From the Diaries of Minerva McGonagall: June 1, 1982
Elphinstone has asked me to marry him—and I have said yes.
Of course, you will know from my entries of late that this was not a surprise; we had been discussing, in between discussing everything else, what it might look like to build a life together.
A house in Hogsmeade, for example, which the newly-retired Elphinstone would manage during the day while I taught at Hogwarts. He wants to plant flowers, hang curtains, cook suppers. I told him I hadn’t needed to prepare a meal for myself since I began teaching, and then I told him I’d have to talk to Professor Dumbledore about giving all of us faculty the chance to practice our fry-ups, and he laughed.
I’ve been trained in giving instruction, in criticism; in defensive magic. I have not been trained in listening to a man I love laugh at something I’ve said. I do not know how to be married. I’ve told Elphinstone this. He says he will marry me anyway.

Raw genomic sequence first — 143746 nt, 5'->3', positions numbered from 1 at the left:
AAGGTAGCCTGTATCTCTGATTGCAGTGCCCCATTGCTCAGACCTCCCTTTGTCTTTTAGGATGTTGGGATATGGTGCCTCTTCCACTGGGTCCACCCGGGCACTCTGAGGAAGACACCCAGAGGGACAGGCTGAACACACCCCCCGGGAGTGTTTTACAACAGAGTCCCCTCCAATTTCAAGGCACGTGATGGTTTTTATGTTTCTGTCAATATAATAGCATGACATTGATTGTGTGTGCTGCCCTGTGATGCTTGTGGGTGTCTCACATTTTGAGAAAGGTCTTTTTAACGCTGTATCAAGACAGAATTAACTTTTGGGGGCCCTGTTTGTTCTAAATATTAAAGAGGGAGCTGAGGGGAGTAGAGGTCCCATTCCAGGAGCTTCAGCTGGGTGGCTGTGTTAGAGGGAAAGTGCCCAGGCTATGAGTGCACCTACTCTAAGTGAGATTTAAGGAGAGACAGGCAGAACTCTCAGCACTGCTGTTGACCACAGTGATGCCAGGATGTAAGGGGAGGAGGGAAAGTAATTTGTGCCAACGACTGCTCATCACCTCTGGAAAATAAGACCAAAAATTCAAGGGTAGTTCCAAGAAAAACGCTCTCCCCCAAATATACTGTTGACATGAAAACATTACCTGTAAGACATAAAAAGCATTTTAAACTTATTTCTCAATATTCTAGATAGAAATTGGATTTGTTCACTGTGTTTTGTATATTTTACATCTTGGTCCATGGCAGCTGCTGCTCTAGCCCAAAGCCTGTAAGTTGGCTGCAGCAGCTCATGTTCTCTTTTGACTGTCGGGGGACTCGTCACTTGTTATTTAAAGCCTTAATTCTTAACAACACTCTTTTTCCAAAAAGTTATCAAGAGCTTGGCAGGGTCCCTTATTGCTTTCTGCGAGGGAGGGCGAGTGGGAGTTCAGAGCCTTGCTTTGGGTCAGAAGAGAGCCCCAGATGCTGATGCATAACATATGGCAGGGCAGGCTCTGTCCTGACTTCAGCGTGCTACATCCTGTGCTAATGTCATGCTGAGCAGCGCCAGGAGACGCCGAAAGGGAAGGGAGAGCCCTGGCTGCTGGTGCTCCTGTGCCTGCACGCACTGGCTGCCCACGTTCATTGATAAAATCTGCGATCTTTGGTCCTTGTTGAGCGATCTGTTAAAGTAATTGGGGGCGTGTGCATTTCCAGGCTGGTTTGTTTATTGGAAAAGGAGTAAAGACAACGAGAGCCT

We’ll have a small wedding in just a few weeks; my family and his, and a few people from Hogwarts and the Ministry. There are too many people whom we would have invited—whom we wished we could invite—but who are no longer with us. So we’ll keep the day simple, and let my father lead the service after walking me down the aisle.
I will be an odd bride and Elphinstone will be an odd groom. We are too old and too independent. Too set in our mutual ways. And yet those ways seem to be coming together like two streams joining into a river—a metaphor which I thought would sound less like bad poetry before I wrote it down.
But to be a quiet river, one that curves calmly around a home and a school, and is filled with love... I wouldn’t mind that.
I will end this entry and write Elphinstone a dreadful poem about rivers, to honor our engagement day.